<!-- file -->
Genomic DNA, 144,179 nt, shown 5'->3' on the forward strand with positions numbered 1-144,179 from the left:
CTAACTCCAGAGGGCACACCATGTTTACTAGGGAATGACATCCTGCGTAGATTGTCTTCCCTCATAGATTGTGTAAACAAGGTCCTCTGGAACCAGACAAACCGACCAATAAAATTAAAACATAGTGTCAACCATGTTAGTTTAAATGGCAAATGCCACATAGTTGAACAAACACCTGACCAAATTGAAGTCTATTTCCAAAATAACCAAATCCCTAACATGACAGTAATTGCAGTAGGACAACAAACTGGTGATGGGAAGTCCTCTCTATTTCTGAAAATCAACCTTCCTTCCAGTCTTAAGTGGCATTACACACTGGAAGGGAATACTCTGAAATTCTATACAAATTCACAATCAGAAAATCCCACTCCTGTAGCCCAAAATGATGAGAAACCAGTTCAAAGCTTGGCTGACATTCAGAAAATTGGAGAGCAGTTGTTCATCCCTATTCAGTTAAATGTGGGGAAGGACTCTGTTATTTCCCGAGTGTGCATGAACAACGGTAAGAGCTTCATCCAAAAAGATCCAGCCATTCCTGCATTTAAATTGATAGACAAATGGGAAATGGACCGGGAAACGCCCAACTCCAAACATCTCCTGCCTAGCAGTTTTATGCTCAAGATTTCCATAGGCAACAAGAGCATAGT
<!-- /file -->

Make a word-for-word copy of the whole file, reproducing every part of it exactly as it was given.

Genomic DNA, 144,179 nt, shown 5'->3' on the forward strand with positions numbered 1-144,179 from the left:
CTAACTCCAGAGGGCACACCATGTTTACTAGGGAATGACATCCTGCGTAGATTGTCTTCCCTCATAGATTGTGTAAACAAGGTCCTCTGGAACCAGACAAACCGACCAATAAAATTAAAACATAGTGTCAACCATGTTAGTTTAAATGGCAAATGCCACATAGTTGAACAAACACCTGACCAAATTGAAGTCTATTTCCAAAATAACCAAATCCCTAACATGACAGTAATTGCAGTAGGACAACAAACTGGTGATGGGAAGTCCTCTCTATTTCTGAAAATCAACCTTCCTTCCAGTCTTAAGTGGCATTACACACTGGAAGGGAATACTCTGAAATTCTATACAAATTCACAATCAGAAAATCCCACTCCTGTAGCCCAAAATGATGAGAAACCAGTTCAAAGCTTGGCTGACATTCAGAAAATTGGAGAGCAGTTGTTCATCCCTATTCAGTTAAATGTGGGGAAGGACTCTGTTATTTCCCGAGTGTGCATGAACAACGGTAAGAGCTTCATCCAAAAAGATCCAGCCATTCCTGCATTTAAATTGATAGACAAATGGGAAATGGACCGGGAAACGCCCAACTCCAAACATCTCCTGCCTAGCAGTTTTATGCTCAAGATTTCCATAGGCAACAAGAGCATAGT